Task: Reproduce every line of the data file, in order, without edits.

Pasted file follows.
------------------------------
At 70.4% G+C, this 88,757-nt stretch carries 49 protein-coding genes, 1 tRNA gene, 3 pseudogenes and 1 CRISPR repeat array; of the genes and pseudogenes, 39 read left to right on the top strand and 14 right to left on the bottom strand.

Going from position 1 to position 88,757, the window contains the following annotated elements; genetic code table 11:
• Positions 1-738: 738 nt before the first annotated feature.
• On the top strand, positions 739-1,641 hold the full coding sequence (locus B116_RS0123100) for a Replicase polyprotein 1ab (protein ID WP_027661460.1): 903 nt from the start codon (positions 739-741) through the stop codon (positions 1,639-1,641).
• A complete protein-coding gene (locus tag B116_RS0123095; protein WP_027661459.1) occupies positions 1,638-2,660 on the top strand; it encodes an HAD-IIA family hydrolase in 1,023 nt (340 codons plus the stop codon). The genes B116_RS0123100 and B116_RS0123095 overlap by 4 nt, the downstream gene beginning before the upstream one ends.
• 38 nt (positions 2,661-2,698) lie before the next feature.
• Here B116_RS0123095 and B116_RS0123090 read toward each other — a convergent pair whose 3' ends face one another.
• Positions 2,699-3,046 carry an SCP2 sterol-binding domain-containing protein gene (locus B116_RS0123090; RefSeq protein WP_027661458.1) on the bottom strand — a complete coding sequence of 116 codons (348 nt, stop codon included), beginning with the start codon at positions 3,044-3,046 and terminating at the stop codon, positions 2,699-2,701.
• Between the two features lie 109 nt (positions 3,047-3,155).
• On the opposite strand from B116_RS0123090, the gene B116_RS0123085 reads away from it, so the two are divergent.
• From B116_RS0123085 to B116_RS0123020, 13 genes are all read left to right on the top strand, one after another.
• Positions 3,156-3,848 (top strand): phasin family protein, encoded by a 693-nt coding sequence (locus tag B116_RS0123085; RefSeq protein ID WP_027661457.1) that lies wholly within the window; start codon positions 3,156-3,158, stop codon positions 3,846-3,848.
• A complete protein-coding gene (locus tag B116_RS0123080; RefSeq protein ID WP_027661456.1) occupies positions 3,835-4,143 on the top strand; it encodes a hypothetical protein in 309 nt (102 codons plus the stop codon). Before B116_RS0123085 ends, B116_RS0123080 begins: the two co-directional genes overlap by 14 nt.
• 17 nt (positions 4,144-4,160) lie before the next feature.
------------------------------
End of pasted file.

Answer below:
At 70.4% G+C, this 88,757-nt stretch carries 49 protein-coding genes, 1 tRNA gene, 3 pseudogenes and 1 CRISPR repeat array; of the genes and pseudogenes, 39 read left to right on the top strand and 14 right to left on the bottom strand.

Going from position 1 to position 88,757, the window contains the following annotated elements; genetic code table 11:
• Positions 1-738: 738 nt before the first annotated feature.
• On the top strand, positions 739-1,641 hold the full coding sequence (locus B116_RS0123100) for a Replicase polyprotein 1ab (protein ID WP_027661460.1): 903 nt from the start codon (positions 739-741) through the stop codon (positions 1,639-1,641).
• A complete protein-coding gene (locus tag B116_RS0123095; protein WP_027661459.1) occupies positions 1,638-2,660 on the top strand; it encodes an HAD-IIA family hydrolase in 1,023 nt (340 codons plus the stop codon). The genes B116_RS0123100 and B116_RS0123095 overlap by 4 nt, the downstream gene beginning before the upstream one ends.
• 38 nt (positions 2,661-2,698) lie before the next feature.
• Here B116_RS0123095 and B116_RS0123090 read toward each other — a convergent pair whose 3' ends face one another.
• Positions 2,699-3,046 carry an SCP2 sterol-binding domain-containing protein gene (locus B116_RS0123090; RefSeq protein WP_027661458.1) on the bottom strand — a complete coding sequence of 116 codons (348 nt, stop codon included), beginning with the start codon at positions 3,044-3,046 and terminating at the stop codon, positions 2,699-2,701.
• Between the two features lie 109 nt (positions 3,047-3,155).
• On the opposite strand from B116_RS0123090, the gene B116_RS0123085 reads away from it, so the two are divergent.
• From B116_RS0123085 to B116_RS0123020, 13 genes are all read left to right on the top strand, one after another.
• Positions 3,156-3,848 (top strand): phasin family protein, encoded by a 693-nt coding sequence (locus tag B116_RS0123085; RefSeq protein ID WP_027661457.1) that lies wholly within the window; start codon positions 3,156-3,158, stop codon positions 3,846-3,848.
• A complete protein-coding gene (locus tag B116_RS0123080; RefSeq protein ID WP_027661456.1) occupies positions 3,835-4,143 on the top strand; it encodes a hypothetical protein in 309 nt (102 codons plus the stop codon). Before B116_RS0123085 ends, B116_RS0123080 begins: the two co-directional genes overlap by 14 nt.
• 17 nt (positions 4,144-4,160) lie before the next feature.